It is not because the child died or because some person is suffering from cancer that you are in great grief. It is because of ‘my’ child or ‘my’ brother’s son, or ‘my’ nephew—whom ‘I’ love very much. It is because the mind has conceived of a particular relationship. So you trace the experience to the state of your mind, to the special way in which the mind has related itself to that thing.

I give you another example. Suppose you are waiting at the bus-stop. Fire engines are rushing, bells clanging, sirens flitting. You are not very seriously concerned. But during your journey someone tells you that it appears that the fire is in ‘your’ area, ‘your’ road—then a chill catches hold of you. You are gripped by anxiety, you are a changed being. Immediately you are in a terrible state, you have no peace of mind—”O God! It may be ‘my’ home?” And if actually it is ‘your’ home—finished! Your world is falling apart.

This is ‘mine’-ness—the special state of mind with regard to that particular object or thing. If a bank or financial firm crashes and goes into liquidation, you are not bothered—provided you have not invested in it! You simply continue your cup of coffee. But if it happens to be ‘your’ bank, and all ‘your’ finance is already invested—the bulk of your earnings and savings—Oh! Your coffee falls down, and you run to the phone. Then you are like the proverbial cat on hot bricks. What is this? Do you ever ponder it? It is not because ‘something has happened’ that experiences hit you. It is because there is already something there, in you, with regard to that particular thing. And when you become tired, go to bed, and dose off to sleep—no anxiety, no misery, no sorrow, no disappointment. Everything is alright. You enjoy like a prince. Why? The mind is not active!

Ultimately your experience is due to two factors. One is this special way in which the mind thinks of a particular thing, event or circumstance. If a civil war breaks out in some country and your daughter and son-in-law are living there, then it becomes very important to you. But if no one belonging to you is in that country, then it is just like any other thing—far off, something happening, many people concerned, many being killed—but that doesn’t bother you one little bit!

The second factor, as already mentioned to you, is the way in which you have cultivated and trained your mind to receive things, to meet things, to face things. If it is in a negative way, then every experience has the power to put you out of balance. If it is in a positive, creative and right way, then you go through life serene and unaffected—a little bit of impact is there, but at same time, you have already created within you a core of strength. Call it philosophy, higher wisdom, deeper understanding or equanimity—or all these ingredients put together. It is this second factor that determines in what way you face and meet life, and in what way you move through the inevitable ups and downs, vicissitudes and variations. The crux of this matter of human experience is your mind, and how you relate to your mind. Are you a puppet in its hands? Or are you its master? Or are you weak and helpless, unable to do anything about your own internal situation? You have to decide.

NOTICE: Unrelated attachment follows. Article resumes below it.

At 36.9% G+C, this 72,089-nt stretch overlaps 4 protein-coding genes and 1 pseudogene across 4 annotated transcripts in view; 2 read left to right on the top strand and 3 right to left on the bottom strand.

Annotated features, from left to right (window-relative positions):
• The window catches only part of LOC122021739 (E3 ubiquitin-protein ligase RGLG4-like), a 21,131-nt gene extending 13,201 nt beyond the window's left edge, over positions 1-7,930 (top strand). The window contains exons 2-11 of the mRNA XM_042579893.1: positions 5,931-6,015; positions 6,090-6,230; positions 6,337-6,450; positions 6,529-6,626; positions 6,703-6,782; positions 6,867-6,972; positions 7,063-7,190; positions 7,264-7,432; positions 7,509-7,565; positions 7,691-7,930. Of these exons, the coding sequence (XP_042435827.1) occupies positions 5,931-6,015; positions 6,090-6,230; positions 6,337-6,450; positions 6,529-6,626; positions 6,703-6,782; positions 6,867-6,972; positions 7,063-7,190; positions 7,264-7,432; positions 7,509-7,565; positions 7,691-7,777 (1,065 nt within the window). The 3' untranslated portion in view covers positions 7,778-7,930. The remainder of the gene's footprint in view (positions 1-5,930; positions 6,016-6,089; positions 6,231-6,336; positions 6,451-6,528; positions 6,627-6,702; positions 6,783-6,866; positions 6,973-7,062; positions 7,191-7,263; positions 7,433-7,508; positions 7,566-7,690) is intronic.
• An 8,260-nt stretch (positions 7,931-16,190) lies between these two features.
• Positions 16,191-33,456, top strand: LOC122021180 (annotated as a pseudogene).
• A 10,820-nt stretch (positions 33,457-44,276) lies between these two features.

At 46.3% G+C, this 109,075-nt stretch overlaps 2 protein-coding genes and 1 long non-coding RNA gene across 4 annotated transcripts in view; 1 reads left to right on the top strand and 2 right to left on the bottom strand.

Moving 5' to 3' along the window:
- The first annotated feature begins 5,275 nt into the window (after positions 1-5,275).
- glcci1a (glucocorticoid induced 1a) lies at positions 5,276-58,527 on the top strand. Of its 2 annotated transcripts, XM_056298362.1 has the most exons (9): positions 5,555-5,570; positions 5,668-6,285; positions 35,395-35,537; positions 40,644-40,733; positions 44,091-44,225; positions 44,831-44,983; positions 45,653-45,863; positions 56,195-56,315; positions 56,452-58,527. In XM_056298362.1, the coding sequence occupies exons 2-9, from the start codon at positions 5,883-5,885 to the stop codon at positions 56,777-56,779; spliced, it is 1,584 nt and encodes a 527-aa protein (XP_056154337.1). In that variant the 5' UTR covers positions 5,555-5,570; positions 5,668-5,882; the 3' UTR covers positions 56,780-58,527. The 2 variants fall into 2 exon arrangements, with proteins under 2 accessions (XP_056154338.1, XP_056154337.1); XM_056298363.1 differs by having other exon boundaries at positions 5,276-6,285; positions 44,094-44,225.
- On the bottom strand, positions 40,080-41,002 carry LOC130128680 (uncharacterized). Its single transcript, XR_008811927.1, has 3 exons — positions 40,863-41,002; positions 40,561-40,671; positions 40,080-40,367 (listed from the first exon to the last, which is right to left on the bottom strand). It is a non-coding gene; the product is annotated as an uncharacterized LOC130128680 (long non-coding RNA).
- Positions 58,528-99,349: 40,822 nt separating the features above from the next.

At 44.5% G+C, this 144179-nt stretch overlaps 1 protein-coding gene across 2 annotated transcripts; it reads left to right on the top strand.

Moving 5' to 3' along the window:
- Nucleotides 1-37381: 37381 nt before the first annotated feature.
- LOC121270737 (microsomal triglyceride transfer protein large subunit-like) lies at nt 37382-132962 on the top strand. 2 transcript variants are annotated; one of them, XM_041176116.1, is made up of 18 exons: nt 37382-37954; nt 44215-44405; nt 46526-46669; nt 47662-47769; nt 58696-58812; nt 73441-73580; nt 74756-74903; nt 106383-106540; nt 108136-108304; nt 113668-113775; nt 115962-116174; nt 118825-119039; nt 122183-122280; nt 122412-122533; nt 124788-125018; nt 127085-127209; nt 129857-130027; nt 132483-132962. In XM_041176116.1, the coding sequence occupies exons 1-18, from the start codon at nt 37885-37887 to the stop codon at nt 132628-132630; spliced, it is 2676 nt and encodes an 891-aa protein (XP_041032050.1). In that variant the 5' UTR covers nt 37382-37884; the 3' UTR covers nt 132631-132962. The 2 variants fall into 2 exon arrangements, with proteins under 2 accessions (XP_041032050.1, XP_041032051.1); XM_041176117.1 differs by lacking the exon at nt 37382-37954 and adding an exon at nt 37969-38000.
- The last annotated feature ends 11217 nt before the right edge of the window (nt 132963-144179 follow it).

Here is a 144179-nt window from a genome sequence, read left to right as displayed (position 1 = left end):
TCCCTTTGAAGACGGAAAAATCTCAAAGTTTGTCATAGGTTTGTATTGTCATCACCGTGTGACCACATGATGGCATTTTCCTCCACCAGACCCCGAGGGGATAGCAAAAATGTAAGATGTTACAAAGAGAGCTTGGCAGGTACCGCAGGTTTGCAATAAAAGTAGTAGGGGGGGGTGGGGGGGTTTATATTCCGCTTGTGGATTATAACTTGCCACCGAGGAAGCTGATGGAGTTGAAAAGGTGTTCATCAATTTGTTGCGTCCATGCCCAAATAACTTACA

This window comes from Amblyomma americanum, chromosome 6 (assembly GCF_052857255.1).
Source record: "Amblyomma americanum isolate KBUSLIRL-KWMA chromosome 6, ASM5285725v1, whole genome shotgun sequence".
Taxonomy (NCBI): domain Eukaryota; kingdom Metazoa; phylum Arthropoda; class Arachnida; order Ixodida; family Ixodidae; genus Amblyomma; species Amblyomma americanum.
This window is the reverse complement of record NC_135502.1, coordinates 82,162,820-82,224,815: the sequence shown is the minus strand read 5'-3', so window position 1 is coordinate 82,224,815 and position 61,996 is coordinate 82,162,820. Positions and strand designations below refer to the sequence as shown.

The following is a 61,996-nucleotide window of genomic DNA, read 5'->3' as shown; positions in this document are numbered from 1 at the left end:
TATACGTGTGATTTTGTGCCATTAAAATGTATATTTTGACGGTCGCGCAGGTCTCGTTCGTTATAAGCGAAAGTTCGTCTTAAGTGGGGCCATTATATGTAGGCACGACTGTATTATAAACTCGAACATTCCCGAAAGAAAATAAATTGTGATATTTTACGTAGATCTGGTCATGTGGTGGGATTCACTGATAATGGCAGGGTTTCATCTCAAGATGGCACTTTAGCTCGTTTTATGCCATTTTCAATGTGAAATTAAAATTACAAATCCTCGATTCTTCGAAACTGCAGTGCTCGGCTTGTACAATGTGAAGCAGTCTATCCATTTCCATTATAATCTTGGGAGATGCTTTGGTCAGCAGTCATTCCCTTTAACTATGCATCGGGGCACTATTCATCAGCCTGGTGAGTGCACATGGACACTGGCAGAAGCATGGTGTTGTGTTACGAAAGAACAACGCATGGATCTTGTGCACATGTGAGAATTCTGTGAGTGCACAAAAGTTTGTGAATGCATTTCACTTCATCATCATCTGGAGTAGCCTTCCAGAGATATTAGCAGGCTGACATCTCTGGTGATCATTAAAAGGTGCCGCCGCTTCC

It is the same with your senses. The Gita says that the controlled senses of a person are his greatest friend, and the uncontrolled senses are his greatest enemy. If your senses are under your control, they cannot bring you suffering; and if your senses are not under your control, they become the cause of your suffering—any number of painful experiences, disease and suffering. There is a limit to which the senses can bring about suffering, because they operate mainly upon the physical level. Even more so is the mind; the extent to which the mind can affect you—the sky is the limit!

Therefore, recognise the fact that you are the creator of all your experiences; and therefore, you can change them. If you are able to bring about a changed situation within, then your progress towards the Ultimate Reality can go on unhampered. But if you cannot change this, then in spite of your highest aspirations, best intentions, love for ideals etc.—you will always have pitfalls. You will always be plagued and badgered by this thing inside. At every step you will find some difficulty, and so the progress will be slow.

Not without reason did the ancient men of wisdom in India say:

Mana eva manushyanamkaranam bandhamokshayoh

The mind of human beings alone is the cause of their bondage as well as liberation.

Peace be unto all beings, peace be unto you all, and the joy of the Lord!

Hari Om Tat Sat.